Human behaviour-based automatic depression analysis using hand-crafted statistics and deep learned spectral features

Song, Siyang, Shen, Linlin and Valstar, Michel F. (2018) Human behaviour-based automatic depression analysis using hand-crafted statistics and deep learned spectral features. In: 13th IEEE International Conference on Face and Gesture Recognition (FG 2018), 15-19 May, Xi'an, China.

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Depression is a serious mental disorder that affects millions of people all over the world. Traditional clinical diagnosis methods are subjective, complicated and need extensive participation of experts. Audio-visual automatic depression analysis systems predominantly base their predictions on very brief sequential segments, sometimes as little as one frame. Such data contains much redundant information, causes a high computational load, and negatively affects the detection accuracy. Final decision making at the sequence level is then based on the fusion of frame or segment level predictions. However, this approach loses longer term behavioural correlations, as the behaviours themselves are abstracted away by the frame-level predictions. We propose to on the one hand use automatically detected human behaviour primitives such as Gaze directions, Facial action units (AU), etc. as low-dimensional multi-channel time series data, which can then be used to create two sequence descriptors. The first calculates the sequence-level statistics of the behaviour primitives and the second casts the problem as a Convolutional Neural Network problem operating on a spectral representation of the multichannel behaviour signals. The results of depression detection (binary classification) and severity estimation (regression) experiments conducted on the AVEC 2016 DAIC-WOZ database show that both methods achieved significant improvement compared to the previous state of the art in terms of the depression severity estimation.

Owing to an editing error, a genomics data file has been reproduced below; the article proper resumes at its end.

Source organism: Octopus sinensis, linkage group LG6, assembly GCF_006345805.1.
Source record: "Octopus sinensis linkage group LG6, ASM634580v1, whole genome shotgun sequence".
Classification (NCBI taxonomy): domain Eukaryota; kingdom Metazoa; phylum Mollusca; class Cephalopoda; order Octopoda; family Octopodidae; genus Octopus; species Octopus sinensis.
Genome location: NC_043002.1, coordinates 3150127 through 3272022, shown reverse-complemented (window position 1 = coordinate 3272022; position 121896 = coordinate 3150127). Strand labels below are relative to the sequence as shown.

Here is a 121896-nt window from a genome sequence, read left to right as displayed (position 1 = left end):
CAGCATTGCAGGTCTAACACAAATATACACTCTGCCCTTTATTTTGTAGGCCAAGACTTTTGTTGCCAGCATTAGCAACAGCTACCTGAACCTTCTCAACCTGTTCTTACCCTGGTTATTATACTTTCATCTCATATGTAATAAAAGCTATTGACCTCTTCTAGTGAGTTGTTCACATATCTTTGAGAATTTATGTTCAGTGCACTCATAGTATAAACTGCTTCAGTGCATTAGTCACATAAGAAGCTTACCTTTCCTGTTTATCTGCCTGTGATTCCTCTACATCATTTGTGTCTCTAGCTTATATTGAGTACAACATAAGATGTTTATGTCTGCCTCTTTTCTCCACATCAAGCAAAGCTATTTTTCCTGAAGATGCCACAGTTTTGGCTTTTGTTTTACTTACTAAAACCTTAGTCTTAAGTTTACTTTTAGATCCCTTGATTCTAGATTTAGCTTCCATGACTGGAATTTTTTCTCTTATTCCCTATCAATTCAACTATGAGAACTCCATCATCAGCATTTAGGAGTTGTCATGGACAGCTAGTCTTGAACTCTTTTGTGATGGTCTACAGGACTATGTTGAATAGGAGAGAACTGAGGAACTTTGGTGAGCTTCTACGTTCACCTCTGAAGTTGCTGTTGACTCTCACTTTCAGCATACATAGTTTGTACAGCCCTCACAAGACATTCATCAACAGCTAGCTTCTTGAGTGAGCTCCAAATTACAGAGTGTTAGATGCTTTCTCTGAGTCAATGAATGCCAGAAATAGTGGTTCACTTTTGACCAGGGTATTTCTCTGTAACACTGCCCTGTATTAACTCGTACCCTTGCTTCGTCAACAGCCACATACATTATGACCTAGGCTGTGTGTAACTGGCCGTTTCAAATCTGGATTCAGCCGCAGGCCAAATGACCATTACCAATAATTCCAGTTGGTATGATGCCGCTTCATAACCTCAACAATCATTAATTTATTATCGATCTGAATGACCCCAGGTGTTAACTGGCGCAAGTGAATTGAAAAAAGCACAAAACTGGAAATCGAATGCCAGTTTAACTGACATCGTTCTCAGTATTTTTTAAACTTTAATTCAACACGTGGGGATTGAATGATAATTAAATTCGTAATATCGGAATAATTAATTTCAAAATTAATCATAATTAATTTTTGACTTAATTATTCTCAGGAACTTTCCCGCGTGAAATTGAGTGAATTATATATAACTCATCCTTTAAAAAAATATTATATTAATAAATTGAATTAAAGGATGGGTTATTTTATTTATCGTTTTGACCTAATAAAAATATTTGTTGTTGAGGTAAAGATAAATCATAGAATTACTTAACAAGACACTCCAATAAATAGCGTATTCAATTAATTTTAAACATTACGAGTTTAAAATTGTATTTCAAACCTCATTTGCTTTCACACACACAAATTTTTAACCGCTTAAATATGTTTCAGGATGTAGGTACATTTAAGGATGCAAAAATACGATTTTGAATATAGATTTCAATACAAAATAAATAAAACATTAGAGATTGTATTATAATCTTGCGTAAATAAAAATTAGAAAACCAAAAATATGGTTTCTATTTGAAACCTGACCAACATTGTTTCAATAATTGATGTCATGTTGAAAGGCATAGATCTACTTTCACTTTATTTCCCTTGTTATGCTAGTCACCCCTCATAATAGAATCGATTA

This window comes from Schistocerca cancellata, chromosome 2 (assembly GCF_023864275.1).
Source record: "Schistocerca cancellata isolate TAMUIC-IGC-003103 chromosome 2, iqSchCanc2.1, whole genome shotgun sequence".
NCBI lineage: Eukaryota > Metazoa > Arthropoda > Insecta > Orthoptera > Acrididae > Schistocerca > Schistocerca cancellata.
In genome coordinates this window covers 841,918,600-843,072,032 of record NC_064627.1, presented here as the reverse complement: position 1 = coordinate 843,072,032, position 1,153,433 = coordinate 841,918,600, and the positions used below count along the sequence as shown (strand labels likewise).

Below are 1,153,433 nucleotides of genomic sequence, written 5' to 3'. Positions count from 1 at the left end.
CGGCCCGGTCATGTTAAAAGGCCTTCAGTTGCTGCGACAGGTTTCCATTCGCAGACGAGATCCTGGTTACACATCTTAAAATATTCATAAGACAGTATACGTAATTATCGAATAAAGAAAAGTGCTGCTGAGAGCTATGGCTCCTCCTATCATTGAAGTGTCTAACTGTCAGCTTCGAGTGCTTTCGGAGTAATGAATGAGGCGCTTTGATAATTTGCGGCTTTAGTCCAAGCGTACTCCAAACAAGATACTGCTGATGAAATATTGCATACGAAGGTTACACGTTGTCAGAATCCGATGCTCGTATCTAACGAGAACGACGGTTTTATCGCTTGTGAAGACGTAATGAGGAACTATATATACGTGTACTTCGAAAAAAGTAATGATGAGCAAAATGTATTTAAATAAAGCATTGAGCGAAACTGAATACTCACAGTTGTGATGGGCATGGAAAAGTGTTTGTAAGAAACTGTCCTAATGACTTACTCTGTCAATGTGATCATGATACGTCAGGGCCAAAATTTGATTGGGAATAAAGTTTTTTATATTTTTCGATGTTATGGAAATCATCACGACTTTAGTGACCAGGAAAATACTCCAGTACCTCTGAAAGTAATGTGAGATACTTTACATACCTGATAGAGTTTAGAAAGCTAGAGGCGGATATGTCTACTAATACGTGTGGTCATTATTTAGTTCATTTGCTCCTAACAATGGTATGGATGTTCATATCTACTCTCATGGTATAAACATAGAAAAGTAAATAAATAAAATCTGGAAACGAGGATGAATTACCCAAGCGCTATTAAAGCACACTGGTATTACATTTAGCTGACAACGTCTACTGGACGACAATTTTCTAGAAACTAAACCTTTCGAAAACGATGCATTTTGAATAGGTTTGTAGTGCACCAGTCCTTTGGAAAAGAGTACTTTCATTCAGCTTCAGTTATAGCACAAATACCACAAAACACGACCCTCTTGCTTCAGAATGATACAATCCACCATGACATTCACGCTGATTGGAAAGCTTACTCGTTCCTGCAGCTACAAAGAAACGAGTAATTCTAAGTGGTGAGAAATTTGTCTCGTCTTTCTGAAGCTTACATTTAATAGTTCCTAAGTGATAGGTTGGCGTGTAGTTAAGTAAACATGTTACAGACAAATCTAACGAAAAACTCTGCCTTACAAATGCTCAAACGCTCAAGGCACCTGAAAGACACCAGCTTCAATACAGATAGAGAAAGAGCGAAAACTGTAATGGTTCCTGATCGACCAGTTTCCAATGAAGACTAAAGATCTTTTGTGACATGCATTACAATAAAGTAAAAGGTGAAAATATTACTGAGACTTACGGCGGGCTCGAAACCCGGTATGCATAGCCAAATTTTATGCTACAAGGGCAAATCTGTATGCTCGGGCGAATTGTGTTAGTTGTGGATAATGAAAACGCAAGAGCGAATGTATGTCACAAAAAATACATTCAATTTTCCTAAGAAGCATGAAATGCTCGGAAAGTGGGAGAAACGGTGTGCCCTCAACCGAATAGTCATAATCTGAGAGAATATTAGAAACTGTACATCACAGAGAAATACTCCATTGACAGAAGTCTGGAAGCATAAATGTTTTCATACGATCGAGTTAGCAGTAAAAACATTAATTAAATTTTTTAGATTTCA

Item Type: Conference or Workshop Item (Paper)
Additional Information: c2018 IEEE. Personal use of this material is permitted. Permission from IEEE must be obtained for all other uses, in any current or future media, including reprinting/republishing this material for advertising or promotional purposes, creating new collective works, for resale or redistribution to servers or lists, or reuse of any copyrighted component of this work in other works.
Schools/Departments: University of Nottingham, UK > Faculty of Science > School of Computer Science
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Depositing User: Valstar, Michel
Date Deposited: 30 Apr 2018 09:58
Last Modified: 04 May 2020 19:36

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